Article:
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Our View: State services must come out of hibernation

Department of Lands and Surveys building

At the meeting President Anastasiades had with the party leaders earlier in the week, the issue of declaring certain government departments essential services and bringing their self-isolating/holidaying staff back to work was discussed. The government is reportedly considering issuing a decree to reactivate the Lands and Surveys Department, Town Planning and the Registrar of Companies which have been operating with skeleton staff thus being unable to provide even the most basic service to the public.

It is an unacceptable state of affairs that the government should have tackled by now, but seems unwilling to upset public employees who saw the lockdown as an excuse to take a long holiday that would not be debited to their annual leave entitlement – skiving off work when the opportunity arises is part of the public service culture.

Their union Pasydy protested that the government was not protecting public health when it insisted labour and health ministry employees showed up for work, where their presence was necessary; the same applied to the deputy ministry for research, innovation and digital policy.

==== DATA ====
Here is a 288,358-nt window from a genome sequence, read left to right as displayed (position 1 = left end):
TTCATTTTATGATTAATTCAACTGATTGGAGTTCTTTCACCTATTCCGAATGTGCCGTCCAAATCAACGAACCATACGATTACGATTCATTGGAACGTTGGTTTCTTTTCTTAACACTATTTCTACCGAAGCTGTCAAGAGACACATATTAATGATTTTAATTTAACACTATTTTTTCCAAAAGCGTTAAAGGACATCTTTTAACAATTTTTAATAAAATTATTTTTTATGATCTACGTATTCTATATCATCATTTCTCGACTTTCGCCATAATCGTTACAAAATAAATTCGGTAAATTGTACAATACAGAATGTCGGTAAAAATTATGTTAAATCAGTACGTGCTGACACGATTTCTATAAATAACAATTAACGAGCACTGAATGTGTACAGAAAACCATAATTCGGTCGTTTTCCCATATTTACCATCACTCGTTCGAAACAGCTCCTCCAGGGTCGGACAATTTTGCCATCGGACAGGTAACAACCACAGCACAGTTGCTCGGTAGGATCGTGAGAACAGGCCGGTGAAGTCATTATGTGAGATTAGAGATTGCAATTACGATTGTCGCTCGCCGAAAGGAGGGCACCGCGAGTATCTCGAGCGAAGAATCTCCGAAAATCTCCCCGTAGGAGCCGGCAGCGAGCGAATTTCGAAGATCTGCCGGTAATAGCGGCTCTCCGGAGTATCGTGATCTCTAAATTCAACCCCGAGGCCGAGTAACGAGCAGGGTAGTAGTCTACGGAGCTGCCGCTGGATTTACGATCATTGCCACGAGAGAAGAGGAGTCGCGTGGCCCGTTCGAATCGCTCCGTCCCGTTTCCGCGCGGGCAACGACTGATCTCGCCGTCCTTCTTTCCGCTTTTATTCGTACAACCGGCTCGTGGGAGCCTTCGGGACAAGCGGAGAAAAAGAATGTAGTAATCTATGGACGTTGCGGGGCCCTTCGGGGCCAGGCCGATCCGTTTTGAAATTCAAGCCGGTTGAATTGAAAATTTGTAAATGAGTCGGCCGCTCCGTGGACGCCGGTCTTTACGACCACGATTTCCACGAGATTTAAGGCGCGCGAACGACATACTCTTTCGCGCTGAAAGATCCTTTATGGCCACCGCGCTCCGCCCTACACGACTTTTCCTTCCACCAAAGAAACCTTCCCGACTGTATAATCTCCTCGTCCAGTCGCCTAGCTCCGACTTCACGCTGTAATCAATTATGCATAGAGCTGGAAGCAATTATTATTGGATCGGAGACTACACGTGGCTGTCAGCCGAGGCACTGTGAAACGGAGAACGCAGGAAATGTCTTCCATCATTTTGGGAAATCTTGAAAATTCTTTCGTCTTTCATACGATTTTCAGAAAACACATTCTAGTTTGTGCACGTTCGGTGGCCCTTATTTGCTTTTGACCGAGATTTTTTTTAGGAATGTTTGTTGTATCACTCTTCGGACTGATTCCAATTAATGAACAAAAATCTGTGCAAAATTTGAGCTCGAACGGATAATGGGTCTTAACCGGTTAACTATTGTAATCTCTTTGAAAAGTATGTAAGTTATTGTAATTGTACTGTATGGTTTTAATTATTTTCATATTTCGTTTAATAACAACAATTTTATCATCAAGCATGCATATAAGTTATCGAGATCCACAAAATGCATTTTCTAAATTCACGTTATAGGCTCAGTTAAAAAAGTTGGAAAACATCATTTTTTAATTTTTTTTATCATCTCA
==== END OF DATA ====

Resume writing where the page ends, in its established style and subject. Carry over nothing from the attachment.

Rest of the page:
The government however was afraid to make similar demands of other ministries, lest Pasydy’s reaction be too strong.

As a result, departments like that of the registrar, lands and surveys and town planning, whose staff comes into contact with the public, have been operating with skeleton staff that cannot offer even a basic service. Yet there are plenty of businesses still operating, requiring the services of these departments that are not providing it – they may as well have been closed down. Auditing, law, financial and consultancy firms have not stopped offering services to their customers because of the coronavirus, but this service is undermined by the thoughtless closure of government departments.

This raises the old questions: Who is running the country, the government or Pasydy? Who is the state sector supposed to serve and support, the public or its work-shy employees? And why is nobody saying anything about this scandalous situation that is costing the economy money at a time when every euro generated by business is important? The courts, although an independent service, have also gone into semi-hibernation, causing additional problems to the business services industry.

Immediately after the Easter break, the government needs to re-open the state services. Having skeleton staff is the same as being closed, because it is an excuse for those at work to do nothing, claiming they are understaffed. There should be an adequate number of employees in all departments so normal services can resume and in departments where there is direct contact with members of the public all the safety measures that are used at banks, supermarkets and chemists can be put in place to protect workers. There will be no excuse then for 90 per cent of public employees to skive off work under the pretext of the coronavirus.

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